Pre- and perinatal brain development and enculturation: a biogenetic structural approach by

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Table 2
A rough summary of the landmarks of neurophysiological and psychological development, with sources of data (all from human subjects), during human perinatal life by month of postpartum age.

Month Week What Is Known About Brain and Consciousness:

0 0 -Birth is an intense experience of transformation (Stave in Stave 1978); bonding with mother before and just after birth (Sugarman 1977, Chamberlain 1983: 17, Brazelton and Als 1979, Liedloff 1975, Ainsworth 1967, Ainsworth et al. 1972, Bowlby 1969, Eibl-Eibesfeldt 1983, Trevathan 1987); recognition of mother's voice demonstrated (Busnel and Granier-Deferre 1983, DeCasper and Fifer 1980); born with innate capacity for interpersonal communication (Trevarthen 1983b); foveal vision immature relative to peripheral vision (Banks and Salapatek 1983), but multimodal perceptual coordination in exploration of environment (Field 1987); able to discriminate and imitate facial expressions (Meltzoff and Moore 1983a, Field et al. 1982); facial expression of positive and aversive response to tastes (Steiner 1979); cerebral hemispheres anatomically asymmetrical (Witelson and Pallie 1973); behavioral and electrophysiological asymmetries (Turkewitz and Creighton 1975, Molfese 1977); slight right hand bias from birth in dextrals (Bates et al. 1986).

1 -Recognize and prefer mother's smell (McFarlane 1975).

2 -Recognize their mother's picking them up in the dark and silence (Widmer cited in Murray and Trevarthen 1985).

3 -Typical adult pattern of lateral asymmetry for speech and nonspeech sounds present by 22 days, but possibly from birth (Entus 1977).

1 4 -May be visually sensitive to kinetic flow-field information about impending collision with an object (Yonas and Granrud in Mehler and Fox 1985).


6 -Evidence of ability to perceive spatial structure of visual objects (may be present from birth; Cook 1987); sensitivity to complex nuances of communicative and emotional states in mother by this age or earlier (Murray and Trevarthen 1985).


2 8 -Evidence of phonetic discrimination (Busnel and Granier-Deferre 1983); evidence of bimanual haptic exploration of objects (Streri and Spelke 1988); great proliferation of cortical dendritic spines, many of which are later lost (Banks and Salapatek 1983: 453).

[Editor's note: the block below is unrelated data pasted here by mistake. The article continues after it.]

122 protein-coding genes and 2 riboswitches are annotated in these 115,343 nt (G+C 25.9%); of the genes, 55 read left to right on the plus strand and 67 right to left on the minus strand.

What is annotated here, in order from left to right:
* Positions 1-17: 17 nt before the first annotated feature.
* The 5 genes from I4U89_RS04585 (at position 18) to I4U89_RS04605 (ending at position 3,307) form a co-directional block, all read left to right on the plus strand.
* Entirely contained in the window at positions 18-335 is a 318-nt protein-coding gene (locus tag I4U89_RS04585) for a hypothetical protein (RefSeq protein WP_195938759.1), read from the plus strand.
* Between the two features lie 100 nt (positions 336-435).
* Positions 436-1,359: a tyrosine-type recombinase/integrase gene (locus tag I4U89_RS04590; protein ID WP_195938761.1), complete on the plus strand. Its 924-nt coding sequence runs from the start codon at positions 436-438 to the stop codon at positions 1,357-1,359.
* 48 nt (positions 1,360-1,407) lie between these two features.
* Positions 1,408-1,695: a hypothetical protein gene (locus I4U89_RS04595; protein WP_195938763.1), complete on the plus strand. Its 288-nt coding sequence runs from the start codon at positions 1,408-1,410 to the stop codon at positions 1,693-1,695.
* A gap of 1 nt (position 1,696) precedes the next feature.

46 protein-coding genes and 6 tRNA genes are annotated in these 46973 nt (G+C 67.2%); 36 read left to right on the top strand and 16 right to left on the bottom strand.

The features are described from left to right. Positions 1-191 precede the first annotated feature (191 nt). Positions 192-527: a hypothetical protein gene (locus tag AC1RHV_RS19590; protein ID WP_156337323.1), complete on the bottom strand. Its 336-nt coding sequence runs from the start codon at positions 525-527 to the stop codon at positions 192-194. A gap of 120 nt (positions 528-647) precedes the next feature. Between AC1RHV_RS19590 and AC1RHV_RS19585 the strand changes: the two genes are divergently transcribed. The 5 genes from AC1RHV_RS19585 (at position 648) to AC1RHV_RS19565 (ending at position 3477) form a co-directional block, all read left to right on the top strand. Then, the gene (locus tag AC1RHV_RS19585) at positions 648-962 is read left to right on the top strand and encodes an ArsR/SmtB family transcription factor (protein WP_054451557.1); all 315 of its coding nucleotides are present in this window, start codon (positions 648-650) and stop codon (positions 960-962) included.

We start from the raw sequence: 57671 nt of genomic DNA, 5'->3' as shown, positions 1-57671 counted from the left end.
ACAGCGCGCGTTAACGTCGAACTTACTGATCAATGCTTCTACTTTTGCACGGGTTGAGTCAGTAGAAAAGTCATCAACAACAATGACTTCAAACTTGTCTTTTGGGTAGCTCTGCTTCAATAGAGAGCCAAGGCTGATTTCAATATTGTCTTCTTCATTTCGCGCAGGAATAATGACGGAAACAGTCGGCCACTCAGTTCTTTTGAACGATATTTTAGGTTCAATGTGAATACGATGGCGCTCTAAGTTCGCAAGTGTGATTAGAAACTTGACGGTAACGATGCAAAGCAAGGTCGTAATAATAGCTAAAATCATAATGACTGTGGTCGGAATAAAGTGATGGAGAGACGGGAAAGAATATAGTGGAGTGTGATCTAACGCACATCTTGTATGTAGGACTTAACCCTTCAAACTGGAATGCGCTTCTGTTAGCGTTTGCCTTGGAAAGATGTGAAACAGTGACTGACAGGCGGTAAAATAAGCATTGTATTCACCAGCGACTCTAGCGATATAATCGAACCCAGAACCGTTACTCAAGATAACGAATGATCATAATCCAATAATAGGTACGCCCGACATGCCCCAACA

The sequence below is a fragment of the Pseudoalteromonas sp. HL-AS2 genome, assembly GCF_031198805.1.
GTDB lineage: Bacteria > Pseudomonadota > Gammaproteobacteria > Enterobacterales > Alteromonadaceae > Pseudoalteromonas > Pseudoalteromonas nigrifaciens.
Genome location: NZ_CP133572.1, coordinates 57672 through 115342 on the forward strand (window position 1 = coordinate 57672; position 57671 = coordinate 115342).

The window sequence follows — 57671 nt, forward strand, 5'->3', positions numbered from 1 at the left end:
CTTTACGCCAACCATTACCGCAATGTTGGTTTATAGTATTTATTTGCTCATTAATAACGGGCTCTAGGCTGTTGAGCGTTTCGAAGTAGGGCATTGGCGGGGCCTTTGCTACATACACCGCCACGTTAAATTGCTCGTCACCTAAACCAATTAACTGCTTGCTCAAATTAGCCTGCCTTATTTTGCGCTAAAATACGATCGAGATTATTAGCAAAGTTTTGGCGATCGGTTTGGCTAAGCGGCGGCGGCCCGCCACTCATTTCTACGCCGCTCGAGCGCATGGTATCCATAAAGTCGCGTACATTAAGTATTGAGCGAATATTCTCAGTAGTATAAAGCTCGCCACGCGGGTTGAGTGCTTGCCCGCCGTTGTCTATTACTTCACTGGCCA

9 -Emotional expression by facial expression, vocalization and gesture; intensely involved in interpersonal engagement (Trevarthen 1983b) involving "turn-taking" between mother and infant (Mayer and Tronick 1985).



3 12

13 -Significant right hand bias established, stronger for symbolic, as opposed to nonsymbolic movements (Bates et al. 1986).



4 16 -Visual stereopsis and equalized optokinetic responses adult-like (Held in Mehler and Fox 1985); binocular summation of pupillary response (Birch and Held 1983); visual accommodation now more like adult (Haith 1980: 122); knowledge produced by bimanual haptic exploration is transferred cross-modally to vision (Streri and Spelke 1988).


18 -Size of visual objects remains constant with varied distance (Day 1987).


5 20 -Evidence of object permanence (Spelke and Kestenbaum 1986, Baillargeon, Spelke and Wasserman 1985).



23 -Pictorial depth information (Yonas and Granrud in Mehler and Fox 1985)

6 24

The Perinatal Sensorium.

The perinatal sensory system is comprised of developing networks of interconnecting cells that have already begun to function in prenatal life as soon as they are in place. At no time is the sensory system producing a chaos of random sensations as was once believed (and at least tacitly implied by some current writers; see Maurer and Maurer 1988: 51). Rather,

In recent years, it has become abundantly clear that William James' ...characterization of the world of the infant as a "blooming buzzing confusion" is simply wrong. There is evidence that the infant's world is structured and that far from being overwhelmed by a barrage of stimulation which only slowly comes to be sorted out, the infant from his earliest days is quite properly characterized as competent and organized. It is our contention that one of the major sources for this organization is the infant's limited sensory capacity.